Two years ago he still had a visit from German investigators who asked about his time in Stutthof. In 2011, the Munich Regional Court had sentenced John Demjanjuk, a former security guard in the Sobibor extermination camp, for aiding and abetting murder . The court followed the prosecution’s argument that the guards made their killings possible. After this verdict and especially after the guilty verdict against Oskar Groening in 2015, the investigators in the central office for the investigation of National Socialist crimes once again went through the old files. They were specifically looking for men and women who guarded the camps in the service of the SS. In this way, the name Johann R. appeared.
The accused was born in November 1923 in the Romanian town of Sankt Georgen, in a family of Transylvanian Saxons. At 18, he goes to the Waffen-SS. On June 7, 1942, he is sent as a guard to the camp Stutthof. From now on, like the other security guards, he wears a skull on the collar of his uniform in the service of the SS. Johann R. stayed in Stutthof for more than two years. He apparently does his job to the satisfaction of his superiors, because he is promoted. The SS men stand on the watchtowers day and night, forming guard chains around the camp. It is also their job to oversee the detainees forced to do forced labor outside the camp.
Sober and matter-of-fact, Attorney-General Andreas Brendel traces the horror in Lager Stutthof on Tuesday morning in Münster. Quite silent in the hall of the district court, when he explains how the deadly gas Zyklon B acts on the human body, it first suspends cell respiration, so that man suffocates internally, and how those trapped in the gas chamber fall into fear and panic. “The cries and cries of the victims were heard outside the gas chamber, and anyone who heard this was aware that the victims were fighting for their lives.”
The accused sits motionless, his eyes directed downward. As if it was not about him and about what he himself heard in Stutthof, saw and did.
However, because these are exactly the issues that are so important to the trial, the attorneys for the co-plaintiffs ask the court to visit the camp’s memorial. The defense is surprisingly true. Now the judges have to decide whether the parties to the proceedings are going on a trip together – and whether the accused must also come along.
On the first day of the trial, the chief public prosecutor lists for which acts Johann R. bears a responsibility from the point of view of the prosecution: On 21 and 22 June 1944, more than 100 Polish prisoners were murdered in the gas chamber of the Stutthof camp with Zyklon B. At least 77 wounded Soviet prisoners of war died in the same way a little later. From August 1944, several hundred Jews were murdered in the gas chamber and in railroad cars.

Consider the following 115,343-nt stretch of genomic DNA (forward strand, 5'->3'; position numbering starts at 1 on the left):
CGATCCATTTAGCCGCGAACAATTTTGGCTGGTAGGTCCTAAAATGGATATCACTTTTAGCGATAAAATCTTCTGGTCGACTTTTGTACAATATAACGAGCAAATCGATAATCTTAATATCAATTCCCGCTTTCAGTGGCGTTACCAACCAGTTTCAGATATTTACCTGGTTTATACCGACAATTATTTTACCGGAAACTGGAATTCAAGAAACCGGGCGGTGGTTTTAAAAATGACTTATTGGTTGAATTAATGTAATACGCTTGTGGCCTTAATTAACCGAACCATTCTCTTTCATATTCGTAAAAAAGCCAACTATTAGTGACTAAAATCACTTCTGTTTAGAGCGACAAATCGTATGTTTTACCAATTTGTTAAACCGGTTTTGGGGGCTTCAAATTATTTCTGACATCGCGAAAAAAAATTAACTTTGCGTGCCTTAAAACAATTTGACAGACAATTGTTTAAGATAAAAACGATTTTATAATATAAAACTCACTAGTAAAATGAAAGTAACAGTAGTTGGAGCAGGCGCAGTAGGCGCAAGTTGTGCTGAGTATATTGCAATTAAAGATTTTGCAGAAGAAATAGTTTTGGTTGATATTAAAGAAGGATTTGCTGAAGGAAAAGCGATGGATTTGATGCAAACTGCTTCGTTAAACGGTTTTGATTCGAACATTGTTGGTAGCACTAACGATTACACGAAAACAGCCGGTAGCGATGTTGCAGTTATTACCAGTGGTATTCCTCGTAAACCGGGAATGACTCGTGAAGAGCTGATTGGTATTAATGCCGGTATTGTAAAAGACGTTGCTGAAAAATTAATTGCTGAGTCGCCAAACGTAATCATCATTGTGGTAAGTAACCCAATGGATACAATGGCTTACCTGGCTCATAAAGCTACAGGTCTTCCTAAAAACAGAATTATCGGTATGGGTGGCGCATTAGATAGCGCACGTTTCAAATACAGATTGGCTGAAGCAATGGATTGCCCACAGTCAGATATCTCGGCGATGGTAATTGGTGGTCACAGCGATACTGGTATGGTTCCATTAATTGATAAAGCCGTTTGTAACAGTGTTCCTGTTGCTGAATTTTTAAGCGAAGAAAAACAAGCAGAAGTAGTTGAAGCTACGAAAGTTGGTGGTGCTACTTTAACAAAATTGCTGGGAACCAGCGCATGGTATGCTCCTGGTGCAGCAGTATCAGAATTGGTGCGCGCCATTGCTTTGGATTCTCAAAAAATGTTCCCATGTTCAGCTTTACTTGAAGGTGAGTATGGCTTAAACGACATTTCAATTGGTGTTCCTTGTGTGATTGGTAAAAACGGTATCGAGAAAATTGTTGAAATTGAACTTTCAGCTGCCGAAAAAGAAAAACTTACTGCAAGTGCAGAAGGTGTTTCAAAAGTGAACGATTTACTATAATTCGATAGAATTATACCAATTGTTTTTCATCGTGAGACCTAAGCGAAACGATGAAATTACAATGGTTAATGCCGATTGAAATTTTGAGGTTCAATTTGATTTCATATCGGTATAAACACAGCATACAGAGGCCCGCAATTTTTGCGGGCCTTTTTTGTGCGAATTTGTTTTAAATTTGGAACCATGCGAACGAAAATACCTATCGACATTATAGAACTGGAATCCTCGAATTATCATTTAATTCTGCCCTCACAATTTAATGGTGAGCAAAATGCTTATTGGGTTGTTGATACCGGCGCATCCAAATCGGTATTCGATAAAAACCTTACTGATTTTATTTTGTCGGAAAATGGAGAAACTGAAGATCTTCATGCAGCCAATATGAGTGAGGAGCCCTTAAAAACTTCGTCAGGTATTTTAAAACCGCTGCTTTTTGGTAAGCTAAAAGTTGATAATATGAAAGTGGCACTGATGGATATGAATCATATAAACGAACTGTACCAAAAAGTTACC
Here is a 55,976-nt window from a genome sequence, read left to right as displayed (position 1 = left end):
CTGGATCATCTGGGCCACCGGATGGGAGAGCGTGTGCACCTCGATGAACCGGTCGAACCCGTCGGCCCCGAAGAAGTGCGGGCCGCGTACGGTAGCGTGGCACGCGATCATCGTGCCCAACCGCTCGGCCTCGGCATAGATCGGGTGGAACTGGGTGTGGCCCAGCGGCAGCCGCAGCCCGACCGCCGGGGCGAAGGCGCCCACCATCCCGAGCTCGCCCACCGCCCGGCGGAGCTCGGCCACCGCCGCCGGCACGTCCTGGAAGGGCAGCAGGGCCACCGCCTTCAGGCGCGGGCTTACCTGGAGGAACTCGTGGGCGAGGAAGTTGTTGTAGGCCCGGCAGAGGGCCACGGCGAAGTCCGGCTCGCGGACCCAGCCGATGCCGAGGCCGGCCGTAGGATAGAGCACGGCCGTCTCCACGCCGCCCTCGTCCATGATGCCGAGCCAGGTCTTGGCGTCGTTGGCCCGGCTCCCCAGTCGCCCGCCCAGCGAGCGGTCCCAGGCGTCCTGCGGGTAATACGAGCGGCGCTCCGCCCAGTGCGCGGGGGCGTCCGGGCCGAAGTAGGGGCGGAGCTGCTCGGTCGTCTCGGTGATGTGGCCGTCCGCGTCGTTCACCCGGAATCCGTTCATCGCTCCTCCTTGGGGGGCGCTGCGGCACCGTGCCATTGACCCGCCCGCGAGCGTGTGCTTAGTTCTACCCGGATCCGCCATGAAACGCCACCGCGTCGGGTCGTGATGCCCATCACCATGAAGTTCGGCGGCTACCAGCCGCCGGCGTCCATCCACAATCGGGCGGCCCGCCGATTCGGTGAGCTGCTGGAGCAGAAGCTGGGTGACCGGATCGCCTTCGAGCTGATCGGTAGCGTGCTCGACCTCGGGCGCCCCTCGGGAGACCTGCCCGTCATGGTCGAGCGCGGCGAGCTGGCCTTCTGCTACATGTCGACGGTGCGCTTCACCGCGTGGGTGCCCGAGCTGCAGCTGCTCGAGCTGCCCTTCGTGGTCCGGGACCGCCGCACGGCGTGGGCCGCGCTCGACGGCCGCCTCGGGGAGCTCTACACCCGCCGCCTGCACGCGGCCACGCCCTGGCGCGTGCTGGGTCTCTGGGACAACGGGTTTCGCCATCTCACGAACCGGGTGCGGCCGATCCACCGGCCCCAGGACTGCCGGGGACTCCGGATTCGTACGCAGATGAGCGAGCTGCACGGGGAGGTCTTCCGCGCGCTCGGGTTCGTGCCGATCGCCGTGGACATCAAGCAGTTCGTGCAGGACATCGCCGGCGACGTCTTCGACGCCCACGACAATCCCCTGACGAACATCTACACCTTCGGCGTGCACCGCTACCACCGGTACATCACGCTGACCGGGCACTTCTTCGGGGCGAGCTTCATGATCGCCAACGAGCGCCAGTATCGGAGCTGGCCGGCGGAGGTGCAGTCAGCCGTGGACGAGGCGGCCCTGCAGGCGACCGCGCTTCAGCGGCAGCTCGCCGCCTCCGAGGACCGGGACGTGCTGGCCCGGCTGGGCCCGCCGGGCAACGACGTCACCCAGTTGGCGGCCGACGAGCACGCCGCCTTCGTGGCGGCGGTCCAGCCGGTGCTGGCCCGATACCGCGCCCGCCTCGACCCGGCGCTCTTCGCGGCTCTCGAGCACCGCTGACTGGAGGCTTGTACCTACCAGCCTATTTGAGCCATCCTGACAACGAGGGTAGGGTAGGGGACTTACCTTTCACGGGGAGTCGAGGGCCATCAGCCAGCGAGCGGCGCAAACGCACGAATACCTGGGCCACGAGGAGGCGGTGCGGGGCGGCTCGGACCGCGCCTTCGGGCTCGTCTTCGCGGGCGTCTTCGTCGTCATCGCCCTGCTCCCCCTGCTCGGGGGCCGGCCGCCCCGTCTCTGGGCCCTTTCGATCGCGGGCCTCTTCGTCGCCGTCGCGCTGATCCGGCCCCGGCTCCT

Stutthof is one of the lesser known National Socialist concentration camps today. The camp was opened one day after the German invasion of Poland. Already on the first day of the war, the mass arrests of Polish intellectuals began in the Free City of Gdańsk. The National Socialists had the corresponding lists of names in their drawer. Even the camp had been built before the war began. Later, Stutthof became one of the crime scenes of the mass murder of European Jews. In the summer of 1944 deportation trains from Hungary and the Baltic met there. Of the 110,000 prisoners, about 65,000 did not survive.
Before there was a gas chamber in Stutthof, inmates were killed in shots in a side room of the crematorium. Victims were Jews who were no longer “fit for work”. Attorney General Brendel describes in detail how the SS men simulated a medical examination, how the victims in the belief that their height should be determined, put on a wall and raised a bar on the head, then by SS men who waiting in an adjacent room, were shot. Other inmates, especially women and children, gave SS doctors a lethal gasoline or phenol syringe directly into the heart.
The living conditions in the camp alone have caused many prisoners to die, says the prosecutor. The prisoners had to starve and at the same time work hard physically. Her clothes did not protect her from rain or cold. Diseases spread quickly. In inhuman experiments prisoners were doused naked with water and then sent outdoors in freezing temperatures.
While Brendel describes all this, the defendant is still introverted and apathetic. Despite his high age, an appraiser has classified him as having limited ability to negotiate. A maximum of two days a week should not be negotiated for more than two hours, advised the medical expert. At least one day off between the two days of the trial. When presiding judge Rainer Brackhane identifies the identity of the defendant and asks him if he is a pensioner, Johann R. has to ask for the first time. “Please?” Yes, he says he retired at the age of 65, he says. That’s three decades ago.
Together with Johann R. the public prosecutor’s office Dortmund had accused another former SS man , who lives today in Wuppertal. However, there were doubts about the 93-year-old’s ability to negotiate; it was unclear whether he could follow a trial because of his hearing loss. That’s why Johann R. is now alone in court.
In his hometown, nobody seems to know about his Nazi past. The trial has not really started yet, as the defender Andreas Tinkl advocates a judicial order to pixelate photos of the defendant. He argues not only with the protection of privacy, but also with the advanced age of the defendant, who is “not physically too blissful”. The court decides that pictures have to be bleached. The accused did not seek the public himself and live in a small community, which leads to stigmatization.